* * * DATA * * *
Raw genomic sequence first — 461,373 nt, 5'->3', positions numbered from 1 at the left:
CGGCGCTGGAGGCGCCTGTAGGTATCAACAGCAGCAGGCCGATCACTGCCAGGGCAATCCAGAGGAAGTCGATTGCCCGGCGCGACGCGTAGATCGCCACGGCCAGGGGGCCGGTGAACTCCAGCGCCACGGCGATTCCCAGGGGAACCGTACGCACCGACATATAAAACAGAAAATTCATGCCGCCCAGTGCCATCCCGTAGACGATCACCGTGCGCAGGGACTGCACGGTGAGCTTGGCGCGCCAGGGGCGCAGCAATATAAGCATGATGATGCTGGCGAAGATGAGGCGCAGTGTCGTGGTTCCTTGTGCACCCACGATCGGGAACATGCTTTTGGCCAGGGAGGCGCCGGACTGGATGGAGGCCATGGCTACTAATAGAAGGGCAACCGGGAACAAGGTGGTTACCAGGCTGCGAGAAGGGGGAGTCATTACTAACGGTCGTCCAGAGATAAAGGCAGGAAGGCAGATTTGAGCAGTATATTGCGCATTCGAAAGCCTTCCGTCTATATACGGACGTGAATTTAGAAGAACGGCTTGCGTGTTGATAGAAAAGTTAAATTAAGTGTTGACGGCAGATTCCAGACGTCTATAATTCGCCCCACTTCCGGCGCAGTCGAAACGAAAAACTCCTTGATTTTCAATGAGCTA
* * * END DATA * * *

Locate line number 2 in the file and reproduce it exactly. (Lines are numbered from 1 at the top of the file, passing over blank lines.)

CGGCGCTGGAGGCGCCTGTAGGTATCAACAGCAGCAGGCCGATCACTGCCAGGGCAATCCAGAGGAAGTCGATTGCCCGGCGCGACGCGTAGATCGCCACGGCCAGGGGGCCGGTGAACTCCAGCGCCACGGCGATTCCCAGGGGAACCGTACGCACCGACATATAAAACAGAAAATTCATGCCGCCCAGTGCCATCCCGTAGACGATCACCGTGCGCAGGGACTGCACGGTGAGCTTGGCGCGCCAGGGGCGCAGCAATATAAGCATGATGATGCTGGCGAAGATGAGGCGCAGTGTCGTGGTTCCTTGTGCACCCACGATCGGGAACATGCTTTTGGCCAGGGAGGCGCCGGACTGGATGGAGGCCATGGCTACTAATAGAAGGGCAACCGGGAACAAGGTGGTTACCAGGCTGCGAGAAGGGGGAGTCATTACTAACGGTCGTCCAGAGATAAAGGCAGGAAGGCAGATTTGAGCAGTATATTGCGCATTCGAAAGCCTTCCGTCTATATACGGACGTGAATTTAGAAGAACGGCTTGCGTGTTGATAGAAAAGTTAAATTAAGTGTTGACGGCAGATTCCAGACGTCTATAATTCGCCCCACTTCCGGCGCAGTCGAAACGAAAAACTCCTTGATTTTCAATGAGCTA